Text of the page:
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Saturday, July 20, 2024 | Back issues
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Judge finds no foul in green light for oil drilling in polar bear habitat

While threats to polar bears include climate change, industrial activities and oil and gas development, the government’s approval of such activities that allow harassment of the species don’t qualify as violations of policies that protect them according to a magistrate judge.

(CN) — A federal magistrate judge has recommended summary judgment in favor of the U.S. Fish and Wildlife in a lawsuit over its authorization of oil and gas drilling on the northern coast of Alaska that conservationists say will harass threatened polar bears and walruses.

The case centers around a 2021 lawsuit led by Alaska Wildlife Alliance and the Center for Biological Diversity against Fish and Wildlife for issuing a five-year incidental take regulation under the Marine Mammal Protection Act. The regulation allows intervenor Alaska Oil and Gas Association to request to take — bother, harm or even kill — Southern Beaufort stock polar bears and Pacific walrus in the Beaufort Sea and adjacent northern coast of Alaska.

Polar bears and walruses are protected by the Marine Mammal Protection Act, a policy established in 1972 to protect marine species and implemented by Fish and Wildlife, NOAA Fisheries and Marine Mammal Commission. Polar bears won threatened species protection under the Endangered Species Act in 2008, and in 2011 Fish and Wildlife designated critical habitat for the species in Alaska, including barrier island habitat, sea-ice habitat and terrestrial denning habitat.

According to Alaska Wildlife’s complaint, Fish and Wildlife’s incidental take regulation — along with its environmental assessment “finding of no significant impact” and biological opinion — violated the Marine Mammal Protection Act, the National Environmental Policy Act, the Endangered Species Act and the Administrative Procedure Act.

The permit, Alaska Wildlife claims, enables entities conducting “oil and gas exploration, development and production activities on the North Slope to request a letter of authorization to take polar bears via nonlethal, incidental, ‘Level B harassment’” — an activity defined as “an act with the potential to disturb a marine mammal.”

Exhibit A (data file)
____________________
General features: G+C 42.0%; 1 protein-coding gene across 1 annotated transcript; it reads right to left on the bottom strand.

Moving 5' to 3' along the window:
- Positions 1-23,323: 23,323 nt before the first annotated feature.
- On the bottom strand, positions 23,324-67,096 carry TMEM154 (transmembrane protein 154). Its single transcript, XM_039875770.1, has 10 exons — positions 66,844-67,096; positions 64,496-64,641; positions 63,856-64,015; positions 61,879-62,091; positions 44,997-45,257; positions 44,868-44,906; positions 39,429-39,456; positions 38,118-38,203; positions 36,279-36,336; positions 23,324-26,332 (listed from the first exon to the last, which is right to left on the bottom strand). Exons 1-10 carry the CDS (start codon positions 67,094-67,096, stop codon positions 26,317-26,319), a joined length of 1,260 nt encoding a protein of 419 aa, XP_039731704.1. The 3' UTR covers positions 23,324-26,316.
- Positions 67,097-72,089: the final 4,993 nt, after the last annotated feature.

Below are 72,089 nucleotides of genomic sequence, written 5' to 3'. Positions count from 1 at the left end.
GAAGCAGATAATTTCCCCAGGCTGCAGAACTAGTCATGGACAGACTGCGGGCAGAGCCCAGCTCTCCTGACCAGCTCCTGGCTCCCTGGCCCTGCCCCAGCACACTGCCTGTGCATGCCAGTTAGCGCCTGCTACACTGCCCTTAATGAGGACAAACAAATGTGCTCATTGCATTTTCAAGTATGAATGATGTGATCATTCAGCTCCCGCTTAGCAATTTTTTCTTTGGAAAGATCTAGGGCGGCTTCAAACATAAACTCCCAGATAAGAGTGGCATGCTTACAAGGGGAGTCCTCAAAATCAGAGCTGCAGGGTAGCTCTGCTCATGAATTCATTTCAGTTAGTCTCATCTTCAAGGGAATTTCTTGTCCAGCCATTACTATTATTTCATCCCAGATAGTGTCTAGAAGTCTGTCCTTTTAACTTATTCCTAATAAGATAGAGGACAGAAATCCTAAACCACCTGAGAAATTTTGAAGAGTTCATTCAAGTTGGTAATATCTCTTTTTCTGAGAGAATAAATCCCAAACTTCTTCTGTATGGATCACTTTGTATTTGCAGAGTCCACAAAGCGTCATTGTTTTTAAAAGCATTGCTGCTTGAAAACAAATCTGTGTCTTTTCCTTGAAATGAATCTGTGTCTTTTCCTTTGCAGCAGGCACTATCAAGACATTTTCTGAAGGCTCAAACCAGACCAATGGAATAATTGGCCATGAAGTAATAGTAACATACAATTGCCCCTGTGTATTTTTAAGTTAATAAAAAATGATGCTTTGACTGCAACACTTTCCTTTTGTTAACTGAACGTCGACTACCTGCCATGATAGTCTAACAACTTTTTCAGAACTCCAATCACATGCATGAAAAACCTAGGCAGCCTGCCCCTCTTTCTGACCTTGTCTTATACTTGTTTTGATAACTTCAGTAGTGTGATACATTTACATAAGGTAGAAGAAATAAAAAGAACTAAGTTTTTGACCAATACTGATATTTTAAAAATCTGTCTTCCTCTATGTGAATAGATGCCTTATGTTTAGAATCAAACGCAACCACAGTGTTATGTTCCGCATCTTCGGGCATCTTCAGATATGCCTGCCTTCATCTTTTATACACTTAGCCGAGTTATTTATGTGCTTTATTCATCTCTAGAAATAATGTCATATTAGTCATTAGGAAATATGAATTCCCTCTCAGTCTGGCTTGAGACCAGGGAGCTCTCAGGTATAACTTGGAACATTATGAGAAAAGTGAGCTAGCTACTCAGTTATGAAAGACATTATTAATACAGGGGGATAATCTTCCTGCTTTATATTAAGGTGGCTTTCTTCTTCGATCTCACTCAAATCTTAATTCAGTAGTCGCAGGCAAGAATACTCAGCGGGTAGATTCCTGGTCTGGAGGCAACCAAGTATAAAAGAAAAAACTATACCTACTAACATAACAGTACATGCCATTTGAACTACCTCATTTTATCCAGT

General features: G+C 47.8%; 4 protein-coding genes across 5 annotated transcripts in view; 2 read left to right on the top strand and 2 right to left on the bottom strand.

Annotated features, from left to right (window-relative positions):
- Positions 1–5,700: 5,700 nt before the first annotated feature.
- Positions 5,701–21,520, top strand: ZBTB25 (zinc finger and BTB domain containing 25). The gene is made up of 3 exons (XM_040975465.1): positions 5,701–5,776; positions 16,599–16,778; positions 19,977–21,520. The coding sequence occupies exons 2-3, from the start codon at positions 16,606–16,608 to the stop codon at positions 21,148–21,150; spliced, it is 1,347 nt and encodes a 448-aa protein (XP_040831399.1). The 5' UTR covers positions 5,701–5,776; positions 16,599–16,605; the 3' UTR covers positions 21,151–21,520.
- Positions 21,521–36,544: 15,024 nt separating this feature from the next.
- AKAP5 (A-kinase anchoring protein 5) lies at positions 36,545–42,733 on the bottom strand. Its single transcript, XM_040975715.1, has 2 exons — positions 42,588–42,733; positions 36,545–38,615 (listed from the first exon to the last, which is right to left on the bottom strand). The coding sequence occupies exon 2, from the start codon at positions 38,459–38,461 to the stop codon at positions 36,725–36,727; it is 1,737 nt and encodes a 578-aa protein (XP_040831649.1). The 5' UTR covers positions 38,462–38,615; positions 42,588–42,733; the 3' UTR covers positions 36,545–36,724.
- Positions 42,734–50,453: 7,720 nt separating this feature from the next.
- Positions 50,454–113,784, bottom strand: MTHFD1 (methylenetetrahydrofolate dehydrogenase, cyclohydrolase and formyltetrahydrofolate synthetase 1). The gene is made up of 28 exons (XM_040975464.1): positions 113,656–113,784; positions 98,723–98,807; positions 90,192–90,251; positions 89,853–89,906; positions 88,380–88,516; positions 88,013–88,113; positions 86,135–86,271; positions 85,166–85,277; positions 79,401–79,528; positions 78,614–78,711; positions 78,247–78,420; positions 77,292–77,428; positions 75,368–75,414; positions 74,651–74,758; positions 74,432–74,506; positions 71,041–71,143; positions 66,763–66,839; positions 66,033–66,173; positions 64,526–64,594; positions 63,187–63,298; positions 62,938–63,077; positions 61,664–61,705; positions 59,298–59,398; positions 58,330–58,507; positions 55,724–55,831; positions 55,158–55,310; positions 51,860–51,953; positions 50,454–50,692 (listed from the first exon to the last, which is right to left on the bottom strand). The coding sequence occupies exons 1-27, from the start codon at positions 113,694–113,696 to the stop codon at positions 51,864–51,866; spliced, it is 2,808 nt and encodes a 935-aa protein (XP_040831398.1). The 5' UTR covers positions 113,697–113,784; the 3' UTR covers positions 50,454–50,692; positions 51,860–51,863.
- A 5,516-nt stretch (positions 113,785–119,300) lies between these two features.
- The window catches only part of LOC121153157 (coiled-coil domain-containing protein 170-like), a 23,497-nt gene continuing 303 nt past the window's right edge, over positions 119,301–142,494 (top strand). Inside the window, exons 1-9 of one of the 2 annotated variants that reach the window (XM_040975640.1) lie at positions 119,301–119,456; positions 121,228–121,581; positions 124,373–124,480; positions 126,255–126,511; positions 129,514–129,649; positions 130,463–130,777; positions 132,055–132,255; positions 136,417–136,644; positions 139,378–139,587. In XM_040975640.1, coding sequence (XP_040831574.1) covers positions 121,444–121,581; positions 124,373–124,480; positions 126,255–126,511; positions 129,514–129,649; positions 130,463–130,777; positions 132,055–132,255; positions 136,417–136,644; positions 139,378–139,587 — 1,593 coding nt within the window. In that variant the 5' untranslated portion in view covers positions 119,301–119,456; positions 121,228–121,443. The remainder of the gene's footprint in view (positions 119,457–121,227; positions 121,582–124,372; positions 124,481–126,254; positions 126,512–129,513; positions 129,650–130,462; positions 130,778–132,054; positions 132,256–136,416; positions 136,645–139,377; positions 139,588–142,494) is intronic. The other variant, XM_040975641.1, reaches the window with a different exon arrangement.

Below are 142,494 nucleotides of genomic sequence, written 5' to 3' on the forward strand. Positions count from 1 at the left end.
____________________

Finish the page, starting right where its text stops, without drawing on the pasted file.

Alaska Wildlife says the regulation authorizes such harassment of up to 443 polar bears over five years, affecting a population of roughly 907 polar bears, or 50% in due course. The group pointed out Fish and Wildlife’s modeling of activities indicated there was 46% annual chance of injuring or killing at least one polar bear cub over the five years, meaning “it is more than 94% likely that a ‘serious’ Level A harassment/lethal take will occur in at least one of the five years due to the covered activities,” the conservationists say.

Yet, according to U.S. Magistrate Judge Kyle Reardon’s 48-page recommendation on Monday night, Fish and Wildlife addressed these figures by referring to historical data that illustrated how unlikely it is that harassment of 443 bears will occur. For example, between 2014 and 2018, only 264 “Level B harassments” occurred out of 1,698 bears encountered by the oil industry, or 15.5% of observed bears.

Therefore, the agency concluded that up to 92 polar bears, or 10%, would experience Level B harassment, which would “impact no more than ‘small numbers’ of the SBS polar bear stock.”

“FWS anticipated only Level B harassment would occur in its small numbers determination, and that that level of harassment would have a negligible impact on the health, reproduction, or survival of SBS polar bears,” Reardon wrote.

To assess the amount of “Level A” take expected, Fish and Wildlife broke down Level A harassment into two categories: “serious” — likely to result in morality — and “non-serious, encounters that may cause early den departure but aren't likely to result in morality. According to Reardon, the agency concluded that no Level A take was likely.

Reardon found Fish and Wildlife had considered and implemented measures to limit den disturbances, completed the necessary environmental assessment and consulted as required the Endangered Species Act to complete a biological opinion finding there would be negligible effects to the animals from the oil and gas activities and not likely to affect critical polar bear habitat.

For these findings, Reardon found that Fish and Wildlife adequately considered potential injury or mortality to polar bear cubs, and that the agency’s consideration or authorization of harassment was not arbitrary or in violation of the Marine Mammal Commission, Endangered Species Act or National Environmental Policy Act.

U.S. District Judge Sharon Gleason may accept, reject or modify Reardon’s recommendations.

Alaska Wildlife attorney Bridget Psarianos said by phone her clients haven't decided on their next steps. A Fish and Wildlife spokesperson declined to comment, citing pending litigation.

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Categories / Energy, Environment, Government

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